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Thursday, February 28, 2013

80's Theme Week: Day 4

TGIT!!!!!


So here we are on the official last day of 80's week here @ the House of Fun. And what a ride it's been.
I sincerely hope any and all of you that have actually read these trips down memory lane, enjoyed them and got you reminiscing about your own cherished childhood memories.

As I wrap up 80's week, I was trying to think of what to finish up on. At first it was going to be music, like maybe a Top 5 list of my favorite 80's songs. But really, trying to list only 5 is nowhere as easy it might sound, and by god it really shouldn't be or else you've never really listened to any 80's music at all.

So today, I'll do a Top 5 list anyways, but it'll be about a true passion of mine growing up: Professional Wrestling.

Yes, say what you will, but it was the shit back in the day, and it still is.

I'm picking my top 5 favorite WWF Baby faces(or good guys) and Heels(bad guys).

Baby Faces:

5). Jake "The Snake" Roberts


Jake The Snake was the shit back in the day! The pioneer and master of the dreaded DDT, Jake the Snake was a cool, customer, as cold and calculating as the very reptile he was nick-named after. His promos were very cool because unlike most promos by wrestlers, he didn't scream and yell. He very calmly and deliberately told you what he was going to do to you, mixing in popular catch phrases and song titles of the day in these promos. He was a master of psychology, playing mind games with his opponents, who only had to look in his corner to find his ever trusty pet snake, Damien lying in wait. After the DDT and win, Roberts would take Damien out of the bag, and drape the huge beast over his near-unconscious opponent. It was that little extra that made watching Roberts so exciting.

Oh and another cool factoid, Jake "The Snake" was accompanied to the ring during Wrestlemania 3 by the legendary rocker, Alice Cooper. Fucking cool indeed!

4). The Ultimate Warrior






Hey what list from the 80's would be complete w/o this guy right? 
Clad in bright colorful colors, face paint, and an awesome mini-show of an entrance, the Ultimate Warrior was true sight to see for the young kids of the 80's. It was pretty much like watching a superhero come to life right out of the comic books, which is exactly what a lot of the popular heroes and villain wrestlers of the time resembled.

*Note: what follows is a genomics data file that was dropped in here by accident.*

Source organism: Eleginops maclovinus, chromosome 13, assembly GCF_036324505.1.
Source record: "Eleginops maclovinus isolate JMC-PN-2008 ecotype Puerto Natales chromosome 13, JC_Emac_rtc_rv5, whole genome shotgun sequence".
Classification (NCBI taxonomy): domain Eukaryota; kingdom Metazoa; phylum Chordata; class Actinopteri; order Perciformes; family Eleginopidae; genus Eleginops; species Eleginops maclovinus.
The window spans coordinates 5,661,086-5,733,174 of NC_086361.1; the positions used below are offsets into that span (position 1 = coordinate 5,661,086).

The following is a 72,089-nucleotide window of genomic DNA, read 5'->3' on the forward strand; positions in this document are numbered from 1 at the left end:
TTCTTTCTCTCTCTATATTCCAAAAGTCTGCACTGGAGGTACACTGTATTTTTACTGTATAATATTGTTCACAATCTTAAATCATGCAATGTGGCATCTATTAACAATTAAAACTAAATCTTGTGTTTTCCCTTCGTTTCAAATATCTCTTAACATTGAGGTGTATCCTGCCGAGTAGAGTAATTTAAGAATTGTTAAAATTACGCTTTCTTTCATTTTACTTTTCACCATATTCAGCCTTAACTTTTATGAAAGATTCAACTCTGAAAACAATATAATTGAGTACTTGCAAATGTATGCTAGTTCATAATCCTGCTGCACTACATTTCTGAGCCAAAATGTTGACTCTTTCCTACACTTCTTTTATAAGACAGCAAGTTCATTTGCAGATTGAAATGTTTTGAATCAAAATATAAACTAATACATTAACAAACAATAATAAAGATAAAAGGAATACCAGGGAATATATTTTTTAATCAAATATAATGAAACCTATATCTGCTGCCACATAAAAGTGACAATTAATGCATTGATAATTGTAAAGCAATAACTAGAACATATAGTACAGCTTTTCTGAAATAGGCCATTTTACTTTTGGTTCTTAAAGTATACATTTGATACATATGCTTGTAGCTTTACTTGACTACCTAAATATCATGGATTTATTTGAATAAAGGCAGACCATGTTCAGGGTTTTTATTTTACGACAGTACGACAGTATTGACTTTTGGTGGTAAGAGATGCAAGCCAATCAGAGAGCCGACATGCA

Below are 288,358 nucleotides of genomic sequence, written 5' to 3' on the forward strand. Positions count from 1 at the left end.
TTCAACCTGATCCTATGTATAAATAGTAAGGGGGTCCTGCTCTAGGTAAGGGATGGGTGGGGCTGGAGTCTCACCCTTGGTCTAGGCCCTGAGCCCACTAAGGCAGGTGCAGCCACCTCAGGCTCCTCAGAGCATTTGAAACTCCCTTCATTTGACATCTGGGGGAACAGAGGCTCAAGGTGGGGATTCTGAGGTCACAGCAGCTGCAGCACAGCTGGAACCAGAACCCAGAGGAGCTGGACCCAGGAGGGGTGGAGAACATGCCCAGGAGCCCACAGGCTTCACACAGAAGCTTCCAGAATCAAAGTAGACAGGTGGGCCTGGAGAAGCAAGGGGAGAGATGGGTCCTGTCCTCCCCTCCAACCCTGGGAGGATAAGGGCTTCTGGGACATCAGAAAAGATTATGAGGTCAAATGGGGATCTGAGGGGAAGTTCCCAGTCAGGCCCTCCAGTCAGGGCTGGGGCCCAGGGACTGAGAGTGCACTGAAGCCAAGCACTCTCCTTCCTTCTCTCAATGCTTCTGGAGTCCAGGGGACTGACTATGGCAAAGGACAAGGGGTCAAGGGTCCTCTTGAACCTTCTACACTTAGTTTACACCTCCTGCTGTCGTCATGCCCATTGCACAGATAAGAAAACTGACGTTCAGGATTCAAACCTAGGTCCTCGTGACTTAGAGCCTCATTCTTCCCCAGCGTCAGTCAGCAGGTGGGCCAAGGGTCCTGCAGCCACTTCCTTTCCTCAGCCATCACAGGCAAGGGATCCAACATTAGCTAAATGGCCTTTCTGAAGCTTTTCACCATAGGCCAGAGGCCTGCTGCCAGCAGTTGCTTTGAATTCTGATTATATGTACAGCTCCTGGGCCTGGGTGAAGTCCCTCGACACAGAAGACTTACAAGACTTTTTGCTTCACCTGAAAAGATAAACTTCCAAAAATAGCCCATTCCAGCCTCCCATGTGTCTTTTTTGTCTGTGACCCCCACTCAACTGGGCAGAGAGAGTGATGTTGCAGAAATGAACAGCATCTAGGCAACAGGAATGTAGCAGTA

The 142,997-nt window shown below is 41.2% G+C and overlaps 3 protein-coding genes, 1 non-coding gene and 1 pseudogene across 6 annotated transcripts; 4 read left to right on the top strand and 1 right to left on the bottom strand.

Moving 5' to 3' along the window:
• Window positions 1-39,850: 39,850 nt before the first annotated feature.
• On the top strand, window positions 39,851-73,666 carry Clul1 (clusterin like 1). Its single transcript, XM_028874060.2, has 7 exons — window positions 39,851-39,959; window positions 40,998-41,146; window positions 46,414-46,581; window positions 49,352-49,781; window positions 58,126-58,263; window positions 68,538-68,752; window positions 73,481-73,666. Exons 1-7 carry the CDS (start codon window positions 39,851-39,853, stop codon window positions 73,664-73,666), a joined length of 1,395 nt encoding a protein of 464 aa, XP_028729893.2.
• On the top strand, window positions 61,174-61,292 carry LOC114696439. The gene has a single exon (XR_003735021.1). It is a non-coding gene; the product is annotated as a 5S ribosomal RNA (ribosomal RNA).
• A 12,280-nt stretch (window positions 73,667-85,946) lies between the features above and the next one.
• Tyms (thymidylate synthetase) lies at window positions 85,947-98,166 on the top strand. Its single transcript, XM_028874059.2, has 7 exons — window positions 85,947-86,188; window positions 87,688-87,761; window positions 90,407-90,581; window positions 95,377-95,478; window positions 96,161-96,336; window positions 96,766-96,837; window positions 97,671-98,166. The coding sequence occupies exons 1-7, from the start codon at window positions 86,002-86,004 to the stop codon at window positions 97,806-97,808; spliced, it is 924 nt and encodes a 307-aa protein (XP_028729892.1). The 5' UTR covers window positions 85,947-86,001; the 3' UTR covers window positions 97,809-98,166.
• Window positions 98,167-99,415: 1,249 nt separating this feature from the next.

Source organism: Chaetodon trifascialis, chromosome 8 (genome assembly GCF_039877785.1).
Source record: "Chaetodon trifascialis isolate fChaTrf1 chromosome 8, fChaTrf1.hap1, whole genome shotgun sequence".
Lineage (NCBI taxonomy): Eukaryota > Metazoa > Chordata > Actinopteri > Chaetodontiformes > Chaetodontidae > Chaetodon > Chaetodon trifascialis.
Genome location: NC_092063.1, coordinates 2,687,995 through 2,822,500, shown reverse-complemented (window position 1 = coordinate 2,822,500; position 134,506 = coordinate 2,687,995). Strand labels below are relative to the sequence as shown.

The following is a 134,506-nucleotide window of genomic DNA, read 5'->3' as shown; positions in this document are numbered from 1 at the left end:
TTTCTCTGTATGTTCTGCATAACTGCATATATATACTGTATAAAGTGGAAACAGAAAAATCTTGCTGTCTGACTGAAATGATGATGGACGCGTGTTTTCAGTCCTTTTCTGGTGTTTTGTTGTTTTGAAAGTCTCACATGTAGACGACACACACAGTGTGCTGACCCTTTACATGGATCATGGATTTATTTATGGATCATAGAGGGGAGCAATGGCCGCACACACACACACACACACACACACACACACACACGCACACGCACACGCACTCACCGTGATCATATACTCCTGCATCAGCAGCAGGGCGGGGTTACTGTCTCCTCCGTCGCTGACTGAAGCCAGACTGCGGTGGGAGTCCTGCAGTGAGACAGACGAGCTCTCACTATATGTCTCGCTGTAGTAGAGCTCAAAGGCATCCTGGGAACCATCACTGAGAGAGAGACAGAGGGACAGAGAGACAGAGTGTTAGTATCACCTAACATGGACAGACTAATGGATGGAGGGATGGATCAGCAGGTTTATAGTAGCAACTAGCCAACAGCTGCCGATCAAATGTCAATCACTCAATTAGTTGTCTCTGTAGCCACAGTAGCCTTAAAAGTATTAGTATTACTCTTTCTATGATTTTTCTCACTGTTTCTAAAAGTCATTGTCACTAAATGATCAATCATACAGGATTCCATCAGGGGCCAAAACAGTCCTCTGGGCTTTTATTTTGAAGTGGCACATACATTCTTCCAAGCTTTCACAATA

What also made UW so popular and memorable, was his total nonsensical promos. Seriously, this guy's rants made absolutely no fucking sense whatsoever, but that didn't harm his rise to fame one bit.
He hit his peak at Wrestlemania 6, in the legendary battle of good guys(which just didn't happen back then) between then WWF Intercontinental Champion Ultimate Warrior and the then WWF World Heavyweight Champion Hulk Hogan. WWF fans were had their loyalties tested, as they tried to decide who to root for: the Ultimate Warrior or Hulk Hogan. In the end, it was the Ultimate Warrior who won, with Hogan passing the torch to the Warrior. Warrior didn't last too long though, due to both the steroid scandal of the early 90's and Warrior demanding more money from the owner of the WWF, Vince McMahon. 
From there, Warrior would make sporadic appearances, before leaving the WWF for good in 1997.
Still, longtime fans look back on the Ultimate Warrior as one of the true icons and popular superstars of that era.

3). "Rowdy" Roddy Piper



Ah yes, the Rowdy one. 
The Hot Rod did start out as a vicious heel blessed with the gift of gab. He demonstrated his quick-witted mic skills on a regular basis with his hit "talk show segment" on WWF TV, called the "Piper's Pit."
This is mostly one of the things he's most famous for, as he would regularly belittle and insult his guests who were mostly good guys. One of the most famous examples is his 1985 interview with popular superstar "Superfly" Jimmy Snuka, where Piper would insult Snuka, then attack him with of all things, a coconut. He clean bashed Snuka over the head with it, and from there Piper became the buzz of the WWF.
After a very popular most watched feud with the ever popular Hulk Hogan, Piper turned face due to the fans loving the very qualities about him that made him such a popular bad guy in the first place. And that's the Piper I remember watching.